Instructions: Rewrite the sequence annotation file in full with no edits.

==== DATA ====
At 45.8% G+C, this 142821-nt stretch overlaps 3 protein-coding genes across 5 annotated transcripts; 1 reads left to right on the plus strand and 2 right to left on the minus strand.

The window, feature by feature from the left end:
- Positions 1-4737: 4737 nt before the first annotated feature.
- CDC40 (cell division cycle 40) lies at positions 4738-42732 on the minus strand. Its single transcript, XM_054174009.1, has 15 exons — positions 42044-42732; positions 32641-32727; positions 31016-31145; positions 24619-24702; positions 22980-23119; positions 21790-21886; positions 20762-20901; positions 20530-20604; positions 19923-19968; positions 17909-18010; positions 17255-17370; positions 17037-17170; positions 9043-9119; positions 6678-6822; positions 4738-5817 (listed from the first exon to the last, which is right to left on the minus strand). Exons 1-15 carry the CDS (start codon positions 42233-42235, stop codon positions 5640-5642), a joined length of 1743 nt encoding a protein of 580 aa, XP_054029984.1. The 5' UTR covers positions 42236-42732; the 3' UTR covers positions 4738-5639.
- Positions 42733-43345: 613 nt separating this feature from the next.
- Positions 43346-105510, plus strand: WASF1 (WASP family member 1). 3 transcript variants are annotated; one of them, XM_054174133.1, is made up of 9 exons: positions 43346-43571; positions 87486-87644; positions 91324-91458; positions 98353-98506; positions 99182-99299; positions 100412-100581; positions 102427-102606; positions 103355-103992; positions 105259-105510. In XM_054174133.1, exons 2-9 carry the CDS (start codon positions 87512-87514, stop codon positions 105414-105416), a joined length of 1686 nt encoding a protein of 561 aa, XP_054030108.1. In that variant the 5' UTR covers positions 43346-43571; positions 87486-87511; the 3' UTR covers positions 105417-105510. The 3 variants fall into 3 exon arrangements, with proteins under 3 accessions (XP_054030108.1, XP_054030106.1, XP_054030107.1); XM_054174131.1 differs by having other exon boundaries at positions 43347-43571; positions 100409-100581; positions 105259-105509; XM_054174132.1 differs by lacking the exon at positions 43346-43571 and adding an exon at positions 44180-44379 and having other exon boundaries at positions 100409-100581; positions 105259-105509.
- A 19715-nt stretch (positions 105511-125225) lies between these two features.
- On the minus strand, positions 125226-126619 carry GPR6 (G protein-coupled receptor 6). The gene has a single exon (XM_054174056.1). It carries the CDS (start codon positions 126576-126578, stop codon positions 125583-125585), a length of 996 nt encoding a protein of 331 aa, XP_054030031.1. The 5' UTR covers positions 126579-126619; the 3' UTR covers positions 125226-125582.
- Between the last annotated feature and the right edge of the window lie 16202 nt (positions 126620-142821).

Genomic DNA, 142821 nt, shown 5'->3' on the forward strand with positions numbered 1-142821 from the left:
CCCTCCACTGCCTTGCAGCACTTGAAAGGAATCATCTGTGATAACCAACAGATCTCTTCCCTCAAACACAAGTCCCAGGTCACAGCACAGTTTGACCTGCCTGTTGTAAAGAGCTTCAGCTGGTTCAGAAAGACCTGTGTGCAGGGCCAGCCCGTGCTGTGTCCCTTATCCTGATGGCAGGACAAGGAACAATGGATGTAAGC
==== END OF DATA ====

At 45.8% G+C, this 142821-nt stretch overlaps 3 protein-coding genes across 5 annotated transcripts; 1 reads left to right on the plus strand and 2 right to left on the minus strand.

The window, feature by feature from the left end:
- Positions 1-4737: 4737 nt before the first annotated feature.
- CDC40 (cell division cycle 40) lies at positions 4738-42732 on the minus strand. Its single transcript, XM_054174009.1, has 15 exons — positions 42044-42732; positions 32641-32727; positions 31016-31145; positions 24619-24702; positions 22980-23119; positions 21790-21886; positions 20762-20901; positions 20530-20604; positions 19923-19968; positions 17909-18010; positions 17255-17370; positions 17037-17170; positions 9043-9119; positions 6678-6822; positions 4738-5817 (listed from the first exon to the last, which is right to left on the minus strand). Exons 1-15 carry the CDS (start codon positions 42233-42235, stop codon positions 5640-5642), a joined length of 1743 nt encoding a protein of 580 aa, XP_054029984.1. The 5' UTR covers positions 42236-42732; the 3' UTR covers positions 4738-5639.
- Positions 42733-43345: 613 nt separating this feature from the next.
- Positions 43346-105510, plus strand: WASF1 (WASP family member 1). 3 transcript variants are annotated; one of them, XM_054174133.1, is made up of 9 exons: positions 43346-43571; positions 87486-87644; positions 91324-91458; positions 98353-98506; positions 99182-99299; positions 100412-100581; positions 102427-102606; positions 103355-103992; positions 105259-105510. In XM_054174133.1, exons 2-9 carry the CDS (start codon positions 87512-87514, stop codon positions 105414-105416), a joined length of 1686 nt encoding a protein of 561 aa, XP_054030108.1. In that variant the 5' UTR covers positions 43346-43571; positions 87486-87511; the 3' UTR covers positions 105417-105510. The 3 variants fall into 3 exon arrangements, with proteins under 3 accessions (XP_054030108.1, XP_054030106.1, XP_054030107.1); XM_054174131.1 differs by having other exon boundaries at positions 43347-43571; positions 100409-100581; positions 105259-105509; XM_054174132.1 differs by lacking the exon at positions 43346-43571 and adding an exon at positions 44180-44379 and having other exon boundaries at positions 100409-100581; positions 105259-105509.
- A 19715-nt stretch (positions 105511-125225) lies between these two features.
- On the minus strand, positions 125226-126619 carry GPR6 (G protein-coupled receptor 6). The gene has a single exon (XM_054174056.1). It carries the CDS (start codon positions 126576-126578, stop codon positions 125583-125585), a length of 996 nt encoding a protein of 331 aa, XP_054030031.1. The 5' UTR covers positions 126579-126619; the 3' UTR covers positions 125226-125582.
- Between the last annotated feature and the right edge of the window lie 16202 nt (positions 126620-142821).

Genomic DNA, 142821 nt, shown 5'->3' on the forward strand with positions numbered 1-142821 from the left:
CCCTCCACTGCCTTGCAGCACTTGAAAGGAATCATCTGTGATAACCAACAGATCTCTTCCCTCAAACACAAGTCCCAGGTCACAGCACAGTTTGACCTGCCTGTTGTAAAGAGCTTCAGCTGGTTCAGAAAGACCTGTGTGCAGGGCCAGCCCGTGCTGTGTCCCTTATCCTGATGGCAGGACAAGGAACAATGGATGTAAGC